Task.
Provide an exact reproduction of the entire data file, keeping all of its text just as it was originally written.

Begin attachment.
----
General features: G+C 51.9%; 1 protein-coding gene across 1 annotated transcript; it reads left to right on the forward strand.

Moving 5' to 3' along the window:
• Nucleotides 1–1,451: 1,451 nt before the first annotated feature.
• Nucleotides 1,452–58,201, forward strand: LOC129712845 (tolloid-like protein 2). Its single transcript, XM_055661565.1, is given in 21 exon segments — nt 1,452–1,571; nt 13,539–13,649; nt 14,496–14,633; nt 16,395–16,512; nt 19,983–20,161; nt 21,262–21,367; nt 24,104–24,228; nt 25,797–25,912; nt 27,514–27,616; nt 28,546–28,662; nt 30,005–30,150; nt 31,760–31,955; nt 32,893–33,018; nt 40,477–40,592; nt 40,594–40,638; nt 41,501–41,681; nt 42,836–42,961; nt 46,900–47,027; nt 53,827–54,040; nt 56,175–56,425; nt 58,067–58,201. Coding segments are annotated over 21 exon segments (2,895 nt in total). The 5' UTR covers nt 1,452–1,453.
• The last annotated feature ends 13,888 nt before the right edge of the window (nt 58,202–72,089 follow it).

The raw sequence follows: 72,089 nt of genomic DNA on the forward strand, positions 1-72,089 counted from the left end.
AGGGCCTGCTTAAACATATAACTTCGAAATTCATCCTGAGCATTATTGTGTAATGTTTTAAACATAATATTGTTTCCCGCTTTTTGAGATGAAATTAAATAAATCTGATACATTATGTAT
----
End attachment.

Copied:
General features: G+C 51.9%; 1 protein-coding gene across 1 annotated transcript; it reads left to right on the forward strand.

Moving 5' to 3' along the window:
• Nucleotides 1–1,451: 1,451 nt before the first annotated feature.
• Nucleotides 1,452–58,201, forward strand: LOC129712845 (tolloid-like protein 2). Its single transcript, XM_055661565.1, is given in 21 exon segments — nt 1,452–1,571; nt 13,539–13,649; nt 14,496–14,633; nt 16,395–16,512; nt 19,983–20,161; nt 21,262–21,367; nt 24,104–24,228; nt 25,797–25,912; nt 27,514–27,616; nt 28,546–28,662; nt 30,005–30,150; nt 31,760–31,955; nt 32,893–33,018; nt 40,477–40,592; nt 40,594–40,638; nt 41,501–41,681; nt 42,836–42,961; nt 46,900–47,027; nt 53,827–54,040; nt 56,175–56,425; nt 58,067–58,201. Coding segments are annotated over 21 exon segments (2,895 nt in total). The 5' UTR covers nt 1,452–1,453.
• The last annotated feature ends 13,888 nt before the right edge of the window (nt 58,202–72,089 follow it).

The raw sequence follows: 72,089 nt of genomic DNA on the forward strand, positions 1-72,089 counted from the left end.
AGGGCCTGCTTAAACATATAACTTCGAAATTCATCCTGAGCATTATTGTGTAATGTTTTAAACATAATATTGTTTCCCGCTTTTTGAGATGAAATTAAATAAATCTGATACATTATGTAT